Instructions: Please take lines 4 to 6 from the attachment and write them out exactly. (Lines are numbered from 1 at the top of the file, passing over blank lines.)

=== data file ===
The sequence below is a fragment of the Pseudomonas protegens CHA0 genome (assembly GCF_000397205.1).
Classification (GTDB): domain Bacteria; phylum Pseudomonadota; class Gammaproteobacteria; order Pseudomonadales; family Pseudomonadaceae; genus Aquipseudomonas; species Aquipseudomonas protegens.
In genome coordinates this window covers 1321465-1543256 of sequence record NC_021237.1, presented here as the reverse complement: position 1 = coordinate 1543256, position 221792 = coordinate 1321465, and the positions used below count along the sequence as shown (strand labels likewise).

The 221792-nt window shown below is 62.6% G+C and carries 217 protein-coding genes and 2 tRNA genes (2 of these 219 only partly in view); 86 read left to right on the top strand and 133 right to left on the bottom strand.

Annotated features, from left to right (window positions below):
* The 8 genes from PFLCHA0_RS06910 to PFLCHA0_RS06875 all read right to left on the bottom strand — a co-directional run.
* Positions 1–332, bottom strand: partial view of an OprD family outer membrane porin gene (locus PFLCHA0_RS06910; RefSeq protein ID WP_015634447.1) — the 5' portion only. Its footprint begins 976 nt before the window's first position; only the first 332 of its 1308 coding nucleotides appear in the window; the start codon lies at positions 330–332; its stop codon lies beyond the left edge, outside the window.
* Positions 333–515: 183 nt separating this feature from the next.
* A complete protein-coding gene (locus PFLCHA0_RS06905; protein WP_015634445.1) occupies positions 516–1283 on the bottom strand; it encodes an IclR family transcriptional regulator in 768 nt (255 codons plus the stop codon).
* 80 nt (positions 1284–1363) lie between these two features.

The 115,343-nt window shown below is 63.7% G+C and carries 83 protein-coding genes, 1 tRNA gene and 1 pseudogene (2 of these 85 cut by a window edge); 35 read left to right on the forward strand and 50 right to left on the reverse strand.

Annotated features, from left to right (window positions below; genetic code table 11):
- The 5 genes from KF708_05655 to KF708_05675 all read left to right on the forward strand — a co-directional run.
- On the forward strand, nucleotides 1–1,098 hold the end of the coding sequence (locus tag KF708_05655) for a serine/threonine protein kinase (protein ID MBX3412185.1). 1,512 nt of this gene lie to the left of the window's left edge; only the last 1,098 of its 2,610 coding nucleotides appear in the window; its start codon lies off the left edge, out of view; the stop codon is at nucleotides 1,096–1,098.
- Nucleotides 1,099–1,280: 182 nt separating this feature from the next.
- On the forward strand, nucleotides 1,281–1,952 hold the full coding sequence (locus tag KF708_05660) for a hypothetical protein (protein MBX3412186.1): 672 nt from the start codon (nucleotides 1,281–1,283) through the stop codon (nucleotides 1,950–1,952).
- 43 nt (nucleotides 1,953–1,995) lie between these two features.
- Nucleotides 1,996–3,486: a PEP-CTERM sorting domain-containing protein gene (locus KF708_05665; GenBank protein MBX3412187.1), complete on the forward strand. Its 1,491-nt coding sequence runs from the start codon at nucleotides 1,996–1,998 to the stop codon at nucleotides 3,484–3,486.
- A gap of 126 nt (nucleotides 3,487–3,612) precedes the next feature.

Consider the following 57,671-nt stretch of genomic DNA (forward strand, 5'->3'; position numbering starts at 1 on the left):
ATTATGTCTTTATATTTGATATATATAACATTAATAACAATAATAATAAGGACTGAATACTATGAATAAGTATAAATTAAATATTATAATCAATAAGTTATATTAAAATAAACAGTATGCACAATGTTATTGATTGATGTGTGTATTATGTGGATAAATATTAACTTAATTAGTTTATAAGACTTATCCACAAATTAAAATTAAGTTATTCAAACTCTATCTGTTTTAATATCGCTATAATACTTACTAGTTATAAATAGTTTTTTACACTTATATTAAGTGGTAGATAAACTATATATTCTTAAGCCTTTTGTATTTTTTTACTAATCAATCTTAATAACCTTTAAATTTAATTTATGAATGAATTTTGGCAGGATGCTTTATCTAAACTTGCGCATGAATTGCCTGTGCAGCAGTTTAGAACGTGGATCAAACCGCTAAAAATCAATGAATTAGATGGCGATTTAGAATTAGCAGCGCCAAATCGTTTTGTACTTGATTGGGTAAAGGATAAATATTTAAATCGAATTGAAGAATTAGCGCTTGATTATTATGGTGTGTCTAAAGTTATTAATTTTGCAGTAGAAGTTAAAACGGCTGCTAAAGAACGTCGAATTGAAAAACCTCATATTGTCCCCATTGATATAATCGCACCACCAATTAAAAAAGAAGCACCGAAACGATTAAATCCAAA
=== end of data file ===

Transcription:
The 221792-nt window shown below is 62.6% G+C and carries 217 protein-coding genes and 2 tRNA genes (2 of these 219 only partly in view); 86 read left to right on the top strand and 133 right to left on the bottom strand.

Annotated features, from left to right (window positions below):
* The 8 genes from PFLCHA0_RS06910 to PFLCHA0_RS06875 all read right to left on the bottom strand — a co-directional run.